Trial design

The study was a single center, prospective, randomized controlled trial. The study protocol [11], the content of the intervention, and results on the primary outcome from the study have been published previously [10]. Activity monitoring data were secondary outcomes and were preplanned for a separate publication. Randomization to either CGC or OC was performed in the Emergency Department using a web-based computer program by block randomization with equal block sizes unknown to the investigators. Participants were included from April 2008 to December 2010. Further details of the study design are described elsewhere [9].


Participants were included in the trial if they were admitted to the hospital because of a hip fracture, were at least 70 years of age, previously living in their own homes, able to walk 10 m, and able to give informed consent. Exclusion criteria included pathological fractures, multitrauma injuries, and short life expectancy. Short life expectancy was defined as terminal illness where people were not expected to live longer than three months.


The intervention was performed in the acute hospital setting. Randomized patients were moved from the emergency room to receive pre- and post-operative CGC in a geriatric ward or OC in an orthopedic ward. Both groups received the same perioperative treatment by the same group of surgeons. CGC was performed by an interdisciplinary team of specialized health professionals, developing and executing integrated and individualized treatment plans for the hip fracture patients with the emphasis on comprehensive medical assessment and treatment, special focus on mobilization, and early discharge planning [9, 11]. OC included conventional care with traditional in-hospital treatment procedures. The geriatric ward was somewhat better staffed than the orthopedic ward [9, 11]. The primary health-care services were responsible for follow-up of patients in both groups after the hospital stay, where the Orthopedic surgeons followed-up patients in both groups if needed. The intervention has been described in detail elsewhere [11]. There were no significant group differences in type of surgery [10].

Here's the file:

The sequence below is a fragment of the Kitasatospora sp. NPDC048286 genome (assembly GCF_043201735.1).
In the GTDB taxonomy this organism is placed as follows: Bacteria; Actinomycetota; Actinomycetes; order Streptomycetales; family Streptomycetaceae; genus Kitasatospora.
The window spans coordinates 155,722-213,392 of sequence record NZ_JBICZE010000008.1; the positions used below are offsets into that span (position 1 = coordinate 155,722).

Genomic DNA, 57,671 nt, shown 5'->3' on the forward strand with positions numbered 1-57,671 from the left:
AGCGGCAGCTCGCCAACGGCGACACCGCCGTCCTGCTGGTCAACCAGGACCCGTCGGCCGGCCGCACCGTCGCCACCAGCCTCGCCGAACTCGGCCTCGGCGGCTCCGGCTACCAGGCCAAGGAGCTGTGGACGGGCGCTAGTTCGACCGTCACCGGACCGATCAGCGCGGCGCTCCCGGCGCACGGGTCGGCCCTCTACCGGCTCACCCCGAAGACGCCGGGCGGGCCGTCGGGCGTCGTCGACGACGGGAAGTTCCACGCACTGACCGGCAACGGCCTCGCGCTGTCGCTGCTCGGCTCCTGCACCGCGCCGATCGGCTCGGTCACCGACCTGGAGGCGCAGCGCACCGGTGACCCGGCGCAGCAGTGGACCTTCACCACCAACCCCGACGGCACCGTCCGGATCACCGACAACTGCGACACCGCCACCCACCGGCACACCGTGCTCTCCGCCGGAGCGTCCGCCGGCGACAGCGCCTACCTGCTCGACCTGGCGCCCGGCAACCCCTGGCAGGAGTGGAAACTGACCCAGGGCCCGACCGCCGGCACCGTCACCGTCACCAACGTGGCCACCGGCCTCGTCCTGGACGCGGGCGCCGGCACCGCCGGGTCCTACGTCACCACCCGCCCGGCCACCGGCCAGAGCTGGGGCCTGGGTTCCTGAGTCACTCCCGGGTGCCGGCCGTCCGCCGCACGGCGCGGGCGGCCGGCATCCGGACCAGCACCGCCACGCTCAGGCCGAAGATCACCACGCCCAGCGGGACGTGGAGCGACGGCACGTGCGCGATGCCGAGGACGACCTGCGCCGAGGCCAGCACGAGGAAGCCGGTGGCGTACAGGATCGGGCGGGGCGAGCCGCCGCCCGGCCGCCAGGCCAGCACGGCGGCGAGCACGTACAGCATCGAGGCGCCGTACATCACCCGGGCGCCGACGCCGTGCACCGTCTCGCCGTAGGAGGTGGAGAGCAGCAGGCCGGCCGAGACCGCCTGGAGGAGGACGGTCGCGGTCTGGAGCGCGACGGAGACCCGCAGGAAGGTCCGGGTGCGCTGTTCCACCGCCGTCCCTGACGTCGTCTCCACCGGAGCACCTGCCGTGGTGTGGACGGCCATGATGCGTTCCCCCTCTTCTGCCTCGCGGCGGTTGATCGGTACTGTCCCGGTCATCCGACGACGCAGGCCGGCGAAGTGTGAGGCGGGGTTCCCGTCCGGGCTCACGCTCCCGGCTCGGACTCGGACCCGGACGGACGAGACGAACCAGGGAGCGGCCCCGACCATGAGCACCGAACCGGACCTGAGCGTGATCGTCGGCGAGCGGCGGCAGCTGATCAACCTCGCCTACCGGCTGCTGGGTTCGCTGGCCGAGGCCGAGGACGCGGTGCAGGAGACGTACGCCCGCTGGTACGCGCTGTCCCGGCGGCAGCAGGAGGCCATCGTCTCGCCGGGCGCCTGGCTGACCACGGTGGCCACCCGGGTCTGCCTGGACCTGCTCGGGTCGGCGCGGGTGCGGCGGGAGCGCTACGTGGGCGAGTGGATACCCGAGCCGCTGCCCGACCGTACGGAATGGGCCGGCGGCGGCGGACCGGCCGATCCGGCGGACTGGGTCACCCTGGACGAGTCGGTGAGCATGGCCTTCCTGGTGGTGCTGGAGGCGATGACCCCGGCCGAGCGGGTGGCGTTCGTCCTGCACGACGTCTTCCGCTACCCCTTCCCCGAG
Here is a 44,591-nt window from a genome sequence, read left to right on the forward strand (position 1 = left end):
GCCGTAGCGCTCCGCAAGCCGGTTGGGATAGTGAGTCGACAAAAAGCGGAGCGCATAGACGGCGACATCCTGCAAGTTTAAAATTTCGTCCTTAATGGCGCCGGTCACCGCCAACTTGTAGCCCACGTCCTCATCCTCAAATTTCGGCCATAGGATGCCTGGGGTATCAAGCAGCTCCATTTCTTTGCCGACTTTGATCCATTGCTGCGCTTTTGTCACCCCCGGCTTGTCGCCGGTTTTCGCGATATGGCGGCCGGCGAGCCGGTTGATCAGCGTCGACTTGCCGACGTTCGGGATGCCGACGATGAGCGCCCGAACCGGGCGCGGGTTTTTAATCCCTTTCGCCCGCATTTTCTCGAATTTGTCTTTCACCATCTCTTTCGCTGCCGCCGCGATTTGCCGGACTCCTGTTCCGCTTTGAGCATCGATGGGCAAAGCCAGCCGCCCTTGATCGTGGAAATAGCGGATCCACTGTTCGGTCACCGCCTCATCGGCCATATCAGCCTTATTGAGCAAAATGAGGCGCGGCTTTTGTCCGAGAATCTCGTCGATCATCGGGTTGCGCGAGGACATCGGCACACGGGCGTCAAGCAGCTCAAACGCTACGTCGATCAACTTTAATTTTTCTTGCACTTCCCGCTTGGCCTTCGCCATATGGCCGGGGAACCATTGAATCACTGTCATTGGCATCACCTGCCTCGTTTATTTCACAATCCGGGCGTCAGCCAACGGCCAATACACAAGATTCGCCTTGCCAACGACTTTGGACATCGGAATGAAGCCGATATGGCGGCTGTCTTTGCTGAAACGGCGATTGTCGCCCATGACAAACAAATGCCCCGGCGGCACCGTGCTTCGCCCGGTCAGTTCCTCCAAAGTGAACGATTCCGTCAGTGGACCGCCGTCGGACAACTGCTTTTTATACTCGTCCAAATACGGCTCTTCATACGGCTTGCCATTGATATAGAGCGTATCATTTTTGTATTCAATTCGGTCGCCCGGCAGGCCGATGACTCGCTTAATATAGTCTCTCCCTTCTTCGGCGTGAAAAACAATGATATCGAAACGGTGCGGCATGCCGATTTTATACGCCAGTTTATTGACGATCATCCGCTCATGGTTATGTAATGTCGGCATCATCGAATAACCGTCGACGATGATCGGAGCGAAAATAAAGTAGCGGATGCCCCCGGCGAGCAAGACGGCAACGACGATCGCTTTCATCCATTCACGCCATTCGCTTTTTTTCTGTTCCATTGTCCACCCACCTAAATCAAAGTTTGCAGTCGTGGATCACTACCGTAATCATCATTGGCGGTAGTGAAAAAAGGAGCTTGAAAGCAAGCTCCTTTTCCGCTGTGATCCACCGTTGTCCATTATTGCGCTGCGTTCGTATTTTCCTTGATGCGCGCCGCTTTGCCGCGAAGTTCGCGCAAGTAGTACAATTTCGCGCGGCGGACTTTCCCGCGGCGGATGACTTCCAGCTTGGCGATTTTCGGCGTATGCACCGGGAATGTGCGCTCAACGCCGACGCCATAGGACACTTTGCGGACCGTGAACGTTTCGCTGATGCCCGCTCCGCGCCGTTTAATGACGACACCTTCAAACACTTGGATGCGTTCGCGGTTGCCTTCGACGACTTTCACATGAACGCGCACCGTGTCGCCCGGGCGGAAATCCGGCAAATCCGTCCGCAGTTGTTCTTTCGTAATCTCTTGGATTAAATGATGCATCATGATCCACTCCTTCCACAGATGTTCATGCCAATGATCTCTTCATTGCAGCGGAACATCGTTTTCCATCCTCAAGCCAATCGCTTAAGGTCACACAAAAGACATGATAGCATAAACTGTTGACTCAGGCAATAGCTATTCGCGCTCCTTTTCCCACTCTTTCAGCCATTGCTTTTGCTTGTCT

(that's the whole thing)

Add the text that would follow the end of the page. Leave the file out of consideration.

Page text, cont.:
Demographic data

Pre-fracture function was assessed retrospectively by the Nottingham Extended Activities of Daily Living scale (NEADL) (0–66) [12], the Barthel Index (BI) (0–20) [13], and all participants were asked if they lived alone prior to the fracture. Other background variables included age, gender, fracture type (intracapsular or extracapsular) and surgery method.